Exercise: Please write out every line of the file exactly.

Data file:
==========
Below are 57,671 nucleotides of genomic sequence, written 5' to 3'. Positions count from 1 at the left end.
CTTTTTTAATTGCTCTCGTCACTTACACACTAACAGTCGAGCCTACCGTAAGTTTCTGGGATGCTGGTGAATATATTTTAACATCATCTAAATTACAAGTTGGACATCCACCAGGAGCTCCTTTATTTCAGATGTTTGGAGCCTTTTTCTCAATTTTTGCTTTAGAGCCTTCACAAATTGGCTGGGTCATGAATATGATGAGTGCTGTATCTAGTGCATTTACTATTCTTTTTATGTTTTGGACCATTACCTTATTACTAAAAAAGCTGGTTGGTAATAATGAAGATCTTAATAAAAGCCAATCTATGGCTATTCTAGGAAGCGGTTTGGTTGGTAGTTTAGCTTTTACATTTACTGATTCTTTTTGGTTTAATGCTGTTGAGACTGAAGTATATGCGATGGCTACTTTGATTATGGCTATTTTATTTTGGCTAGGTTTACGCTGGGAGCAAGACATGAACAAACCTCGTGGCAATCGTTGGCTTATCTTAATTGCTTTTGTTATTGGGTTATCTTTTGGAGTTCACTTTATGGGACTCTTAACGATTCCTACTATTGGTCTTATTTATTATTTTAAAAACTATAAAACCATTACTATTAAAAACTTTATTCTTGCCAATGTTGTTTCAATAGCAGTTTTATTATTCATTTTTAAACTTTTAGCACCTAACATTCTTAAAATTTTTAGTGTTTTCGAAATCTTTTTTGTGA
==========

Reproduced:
Below are 57,671 nucleotides of genomic sequence, written 5' to 3'. Positions count from 1 at the left end.
CTTTTTTAATTGCTCTCGTCACTTACACACTAACAGTCGAGCCTACCGTAAGTTTCTGGGATGCTGGTGAATATATTTTAACATCATCTAAATTACAAGTTGGACATCCACCAGGAGCTCCTTTATTTCAGATGTTTGGAGCCTTTTTCTCAATTTTTGCTTTAGAGCCTTCACAAATTGGCTGGGTCATGAATATGATGAGTGCTGTATCTAGTGCATTTACTATTCTTTTTATGTTTTGGACCATTACCTTATTACTAAAAAAGCTGGTTGGTAATAATGAAGATCTTAATAAAAGCCAATCTATGGCTATTCTAGGAAGCGGTTTGGTTGGTAGTTTAGCTTTTACATTTACTGATTCTTTTTGGTTTAATGCTGTTGAGACTGAAGTATATGCGATGGCTACTTTGATTATGGCTATTTTATTTTGGCTAGGTTTACGCTGGGAGCAAGACATGAACAAACCTCGTGGCAATCGTTGGCTTATCTTAATTGCTTTTGTTATTGGGTTATCTTTTGGAGTTCACTTTATGGGACTCTTAACGATTCCTACTATTGGTCTTATTTATTATTTTAAAAACTATAAAACCATTACTATTAAAAACTTTATTCTTGCCAATGTTGTTTCAATAGCAGTTTTATTATTCATTTTTAAACTTTTAGCACCTAACATTCTTAAAATTTTTAGTGTTTTCGAAATCTTTTTTGTGA